Zooming Onward

Perhaps it’s unfortunate that we’re getting used to communicating with Zoom and FaceTime calls with family and friends. It IS fun, though, to actually see the faces of the folks you’re talking to, rather than just listening to them on the phone, or texting.

On Saturday mornings, we’ve been having a weekly Zoom call with my husband’s 5 kids and the grandkids. Usually only 3 out of the 5 show up, but we can see the kids growing up and the different amount of facial hair the guys have decided to let grow. They can also see my un-dyed hair that is magically blond, not grey. (At least that’s what Doug and I hold on to.) We chat about our daily lives, and deal with the technical difficulties that always seem to show up, but are less now that we’re all getting used to signing in and making sure that our devices have enough battery.

When we transitioned from Tahoe to Palm Springs, we were asked to come by way of the Bay Area to see everyone in person, just for an hour or so. We hadn’t seen family since last Thanksgiving, when we celebrated an early Christmas, together, calling it Thanksmas. One problem was, that we would add a few hours to our journey, probably making us have to stay in a hotel overnight, exposing us to who knows what, and our tiny “bubble” that we’ve kept intact all this time may burst. All for an hour or two of mask wearing, social distancing, and no hugging, in the chilly outdoors. Deliberation ended and we told them that we felt we could actually visit with them better on the Zoom calls. It sounded harsh. There will be no hugging on Zoom either, but we do at least get to make eye contact and see their smiles.

The best Zoom call ever was a memorial that the kids wanted to have for their Mom, who passed away rather suddenly of cancer 20 years ago. Everyone sent photos of her and their then young family to one of Doug’s daughters, and she put together a masterpiece tribute to Teresa, a montage accompanied by music, that brought tears to everyone’s eyes, including mine. Tissues were used abundantly on all the little screens, even by her brothers and their wives back East. Attention was suddenly turned to me, and the kids showed me their appreciation for being in their lives. More Kleenex was brought out.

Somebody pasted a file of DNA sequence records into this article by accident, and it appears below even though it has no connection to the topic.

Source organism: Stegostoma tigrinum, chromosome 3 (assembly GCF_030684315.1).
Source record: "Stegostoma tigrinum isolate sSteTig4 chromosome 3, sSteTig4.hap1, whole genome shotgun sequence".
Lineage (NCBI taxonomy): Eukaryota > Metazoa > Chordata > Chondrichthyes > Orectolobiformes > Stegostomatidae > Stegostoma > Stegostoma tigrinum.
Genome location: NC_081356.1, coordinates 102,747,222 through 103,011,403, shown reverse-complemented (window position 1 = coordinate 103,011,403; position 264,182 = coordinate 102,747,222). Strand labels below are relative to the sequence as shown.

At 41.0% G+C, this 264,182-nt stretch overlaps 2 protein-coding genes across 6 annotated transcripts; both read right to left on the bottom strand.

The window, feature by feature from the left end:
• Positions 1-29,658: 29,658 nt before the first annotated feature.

Yesterday my son, Lucas and his wife Jen, called on FaceTime. He was excited to show us how they had decorated their new home in upstate New York, especially the living room, to use as a backdrop for his first Zoom party. He’s a DJ, and hasn’t been able to do weddings and parties because of the virus, so this would be the alternative. The party would include a 45 minute live holiday concert by John Legend, and we were invited. We set up the computer out on the patio, with the palm tree and a Palm Springs sunset in the background, and got out a new jigsaw puzzle to work on while we waited for everything to start. I must say, that my favorite part was watching my son rock to the beat and effortlessly blend one tune into the next during the “afterparty”. Once I figured out how to put up the “gallery view”, I could see twenty squares of folks dancing in their living rooms, or showing off their tiny tots in festive elf costumes. Everyone was smiling at each other’s antics. Lucas waved every so often, and I assumed it was to me. Some folks had some sort of backgrounds that kept changing as they moved. That must be advanced Zooming. In my shot, the sky just darkened naturally behind me and I put on my sweater.

It seems like this social distancing and mask wearing time is going to go on for quite a while longer than we ever anticipated. In fact, we’re thinking of having a really different kind of Christmas this year, perhaps even opening our presents over Zoom. Perhaps we could arrange to eat our dinner together over Zoom. In that case, I’ll have to put up some extra decorations and lights this year to overcome the absence of a crowd in the house. It really could be a Silent Night.

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Written by heltershelter1

I'm just a person who is obediently sheltering in place as much as I can. My husband and I live part time in Palm Springs, CA, and part in So. Lake Tahoe, CA. We're retired.

1 comment

  1. You really capture the way the virus is changing our whole culture, including the way we visit with our families. I don’t think any of us wanted to be Zoom experts, but here we are. Even after the virus, it will certainly continue to be part of our lives, and thank goodness we have it right now.

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